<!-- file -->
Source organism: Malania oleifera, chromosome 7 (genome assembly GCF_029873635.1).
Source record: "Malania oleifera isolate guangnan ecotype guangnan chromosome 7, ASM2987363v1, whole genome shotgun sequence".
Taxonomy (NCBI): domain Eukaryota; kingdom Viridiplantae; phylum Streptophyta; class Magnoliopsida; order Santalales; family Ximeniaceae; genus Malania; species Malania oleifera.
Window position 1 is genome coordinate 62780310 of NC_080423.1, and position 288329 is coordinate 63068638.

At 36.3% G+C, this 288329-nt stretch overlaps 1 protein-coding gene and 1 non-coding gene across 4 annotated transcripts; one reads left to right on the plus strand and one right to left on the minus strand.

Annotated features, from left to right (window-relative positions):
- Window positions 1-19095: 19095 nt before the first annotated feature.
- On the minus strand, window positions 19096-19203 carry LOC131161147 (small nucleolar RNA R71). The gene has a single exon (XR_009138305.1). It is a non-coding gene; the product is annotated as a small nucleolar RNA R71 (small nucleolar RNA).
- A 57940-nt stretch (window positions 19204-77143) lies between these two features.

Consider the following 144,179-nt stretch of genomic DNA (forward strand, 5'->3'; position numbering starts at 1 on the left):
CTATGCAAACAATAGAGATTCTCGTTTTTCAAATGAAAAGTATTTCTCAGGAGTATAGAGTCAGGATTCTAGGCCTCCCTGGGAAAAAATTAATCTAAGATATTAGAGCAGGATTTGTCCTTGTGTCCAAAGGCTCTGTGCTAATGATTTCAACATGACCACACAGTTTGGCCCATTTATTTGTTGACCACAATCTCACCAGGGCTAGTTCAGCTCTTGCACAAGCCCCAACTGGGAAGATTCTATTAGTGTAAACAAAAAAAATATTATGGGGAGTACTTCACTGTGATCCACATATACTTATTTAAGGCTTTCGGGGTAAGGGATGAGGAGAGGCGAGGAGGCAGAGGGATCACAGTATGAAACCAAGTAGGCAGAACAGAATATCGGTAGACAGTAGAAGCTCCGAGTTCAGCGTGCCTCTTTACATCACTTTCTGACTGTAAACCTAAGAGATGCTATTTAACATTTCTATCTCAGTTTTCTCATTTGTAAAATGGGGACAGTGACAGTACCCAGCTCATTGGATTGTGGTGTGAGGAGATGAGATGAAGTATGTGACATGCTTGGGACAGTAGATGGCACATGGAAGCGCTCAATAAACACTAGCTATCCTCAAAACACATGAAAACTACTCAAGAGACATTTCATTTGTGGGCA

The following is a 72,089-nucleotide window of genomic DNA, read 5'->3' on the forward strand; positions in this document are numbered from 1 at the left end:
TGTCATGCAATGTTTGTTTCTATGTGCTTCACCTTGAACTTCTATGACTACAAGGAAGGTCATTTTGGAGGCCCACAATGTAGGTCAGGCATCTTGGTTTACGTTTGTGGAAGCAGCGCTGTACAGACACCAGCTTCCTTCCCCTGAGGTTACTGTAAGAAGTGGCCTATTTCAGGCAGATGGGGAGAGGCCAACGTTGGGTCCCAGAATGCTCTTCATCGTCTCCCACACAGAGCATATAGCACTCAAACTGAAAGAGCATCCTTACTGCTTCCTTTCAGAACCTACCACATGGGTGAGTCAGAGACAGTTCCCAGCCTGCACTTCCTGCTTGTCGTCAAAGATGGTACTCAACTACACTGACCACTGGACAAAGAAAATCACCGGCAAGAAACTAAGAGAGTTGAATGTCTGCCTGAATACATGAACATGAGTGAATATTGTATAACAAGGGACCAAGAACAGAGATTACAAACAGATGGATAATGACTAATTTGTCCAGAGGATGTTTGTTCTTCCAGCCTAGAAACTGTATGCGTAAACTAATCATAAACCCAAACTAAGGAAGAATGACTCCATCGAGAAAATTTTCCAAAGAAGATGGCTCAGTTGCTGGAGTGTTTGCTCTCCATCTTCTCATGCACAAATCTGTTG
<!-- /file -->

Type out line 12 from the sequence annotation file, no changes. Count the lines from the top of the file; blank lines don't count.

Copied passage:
The following is a 72,089-nucleotide window of genomic DNA, read 5'->3' on the forward strand; positions in this document are numbered from 1 at the left end: